Clyde looking for new bike advice.
Hello all, newer Clyde here 6'-3" and 285. I rode another 40 mile canyon ride yesterday and I am now ready to buy a new bike and move from my 2006 Trek 7500 to a Road Bike. I have loved the flat bars on the Trek for control and a more upright position, but I borrowed a friends Cannondale CAAD8 with Ultegra gears and I rode a lot faster. I think that I just need the proper sized road bike and I will get used to the drop bars, (and as I see it), slightly less control. Currently my first choice is a new 2008 Cannondale R5 CAAD 9 with upgraded Mavic Open Pro rims and 32 or 36 spoke hubs. Gears would be a combo of Ultegra & 105's. ( I want an aluminum framed bike that is large enough for me, reasonably good components, and not the lowest ( racing ) position. I am not interested in racing. I typically ride with one other rider or alone, and ride no less than 40-50 miles at a time, but have endless Coast Highway, and mountain canyon roads to do more miles.
Here are my questions that I have:
1. Is the Cannondale R5 CAAD 9 "Clyde" worthy with the open pro upgraded rims , and are there any other upgrades you would recommend?
2. When I rode the borrowed 2006 CAAD 8, the front gears had 53 & 39 teeth. I think the rear gears are 12-27 but am not sure. On some of the uphills I was in the smallest rear gear and although I made the hill without walking, it is not the steepest hill I will encounter on future rides, and one more gear would have made it a little better. ( My Trek 7500 has the triple up front, but the LBS & my roadie friend tell me that I should stick with doubles, however none of these people are "Clydes".
What gears should I look for front & back?
Should I get double or triples?
3. Is the Ultegra Hub the only Shimano "Clyde" approved hub.
4. What are the thoughts of putting 700 x 28c tires on a new road bike instead of the stock 23c's, my thinking is that it will give a little more cushion to help the rim, and not be too resistant in rolling.
5. Is a Carbon fork the way to go if it comes stock, or am I too heavy.
I know many of these questions are personal preference, but I trust the input from this forum more than the input from the LBS's.
I appreciate any input you fellow Clyde's may have.
Check out some cyclocross bikes. They have a more upright riding position and can run wider tires.
I have a 2007 CAAD9 with all 105, except RD is Ultegra. Velocity Deep V's wheels and Ultegra hubs. It's a great bike, smoothest riding aluminum bike I have ever ridden. I sit at 300 lbs. You are basically me, I was riding a Trek 7300 and moved to a road bike, so I know some of the issues you are going to have. My longest ride to date on this bike is 59 miles primarily due to some factors mentioned below.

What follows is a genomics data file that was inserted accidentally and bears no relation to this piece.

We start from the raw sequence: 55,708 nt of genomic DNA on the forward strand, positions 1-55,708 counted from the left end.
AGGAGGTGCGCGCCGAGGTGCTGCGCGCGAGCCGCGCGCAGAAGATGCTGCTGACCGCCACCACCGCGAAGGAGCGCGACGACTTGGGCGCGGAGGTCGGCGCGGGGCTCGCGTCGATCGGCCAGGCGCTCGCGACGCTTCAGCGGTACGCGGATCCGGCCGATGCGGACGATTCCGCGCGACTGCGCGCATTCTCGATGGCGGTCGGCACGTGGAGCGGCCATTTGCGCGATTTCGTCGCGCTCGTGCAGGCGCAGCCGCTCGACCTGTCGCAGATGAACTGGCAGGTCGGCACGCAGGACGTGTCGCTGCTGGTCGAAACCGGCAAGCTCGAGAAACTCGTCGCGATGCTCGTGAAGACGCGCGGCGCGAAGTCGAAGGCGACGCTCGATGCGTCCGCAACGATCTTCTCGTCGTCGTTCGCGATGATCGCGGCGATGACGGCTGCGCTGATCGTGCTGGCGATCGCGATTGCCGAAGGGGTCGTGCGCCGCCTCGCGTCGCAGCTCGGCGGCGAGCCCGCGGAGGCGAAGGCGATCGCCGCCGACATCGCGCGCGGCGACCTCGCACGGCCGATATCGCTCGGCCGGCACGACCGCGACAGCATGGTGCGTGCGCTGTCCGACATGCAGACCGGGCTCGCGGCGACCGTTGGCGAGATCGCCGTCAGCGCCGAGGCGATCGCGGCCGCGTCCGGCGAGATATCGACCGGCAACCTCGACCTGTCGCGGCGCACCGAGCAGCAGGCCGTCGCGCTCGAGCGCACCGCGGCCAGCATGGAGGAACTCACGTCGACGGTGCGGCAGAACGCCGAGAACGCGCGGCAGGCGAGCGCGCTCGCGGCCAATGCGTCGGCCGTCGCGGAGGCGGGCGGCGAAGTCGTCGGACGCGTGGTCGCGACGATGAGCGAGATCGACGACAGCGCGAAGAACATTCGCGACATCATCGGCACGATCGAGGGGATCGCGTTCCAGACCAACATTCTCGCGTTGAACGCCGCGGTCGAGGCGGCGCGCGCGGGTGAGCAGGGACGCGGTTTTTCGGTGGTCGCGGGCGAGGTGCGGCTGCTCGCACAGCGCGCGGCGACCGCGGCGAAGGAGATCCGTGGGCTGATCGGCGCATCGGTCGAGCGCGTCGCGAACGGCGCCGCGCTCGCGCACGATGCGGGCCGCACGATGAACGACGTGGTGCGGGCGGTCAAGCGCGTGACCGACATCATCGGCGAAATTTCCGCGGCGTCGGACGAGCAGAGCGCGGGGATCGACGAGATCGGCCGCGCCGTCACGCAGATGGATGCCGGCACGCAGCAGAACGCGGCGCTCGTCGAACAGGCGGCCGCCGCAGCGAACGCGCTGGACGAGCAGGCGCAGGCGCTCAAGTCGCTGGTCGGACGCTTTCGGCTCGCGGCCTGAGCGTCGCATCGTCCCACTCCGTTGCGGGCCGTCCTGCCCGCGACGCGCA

At 285, you might be better off with the Velocity Deep V's or Mavic CXP33's. Both are clyde proof wheels. Find a solid wheel builder in your area.
Tiagra hubs and up will work, but for the cost, the Ultegra just seemed to be the best deal for me when I had my wheels built.
While you can ride 700-28's, they are a little tight at the bottom bracket area and they have to be deflated to get the tire by the brakes even when in the open position. I would stay with the 23's or 25's. I am currently running Bontrager Race Lite Hardcase 700-25's and they feel pretty good. I have been running the Hardcase 700-28's on my Hybrid and have just over 2500 miles on them now and have had 1 flat. I have to say that they are not the smoothest riding tire, but almost bomb proof for me so I put them on my CAAD9.
The carbon fork that comes standard is fine and does not need to be changed.
As far as upgrades or changes, saddle that comes stock, suck-dilly-ucks. You might like it, but be wary. I gave mine away it was so painful.
One other thing to consider, your moving from an upright position to race geometry, your going to really need a good bike fitting. The seat post is a setback type and the stem is fairly long 110mm and does not have any rise to it. If you want to have a race position, then the stem will be ok. I changed mine out to a 17 deg rise 100mm as I did not feel as comfortable in the stock setup. I'm still considering moving to a stem with a 25 to 35 deg rise, I feel like I am just putting too much weight on my hands. A friend loned me an adjustable stem to play with in different rise positions so I could find the right rise.
The Q-factor on the bike is much lower than the Trek, so if you have wide feet, you might need to push your pedals out a little. I ended up getting some pedal extenders and Time Alium pedals. My foot was riding on the edge of the road pedals I had (Shimano and Look) and did the same on my Shimano SPD's. With the Time pedals, my feet sit perfectly on the pedals and don't hang off the edge and I don't have the burning foot issue now. I also got some new shoes so I am sure having a stiffer sole does not hurt either.
I got mine with a 105 Compact, but I live in Northeast Florida. It defines the word flat, so the triple was not even a thought. I like the compact, might be something to look at. My setup is a 50-34 with a 12-25 cassette. If I lived in a hilly area, I might change it to a 12-27.
1. Great Bike
2. Upgrade Wheels to Velocity Deep V's or Mavic CXP33 (hand built by a solid builder)
3. Hubs not really an issue for clyde.
4. Be wary of the stem. Might see if they will lend you an adjustable to find the right angle.
5. New Saddle.
6. Stick with the 23-25 sizes.
7. Fork is fine stay with it.
8. Check into a compact crank.
Once I figure out my stem issue, I feel I will easily be able to complete some longer distance rides in comfort.
|All times are GMT -6. The time now is 04:37 AM.|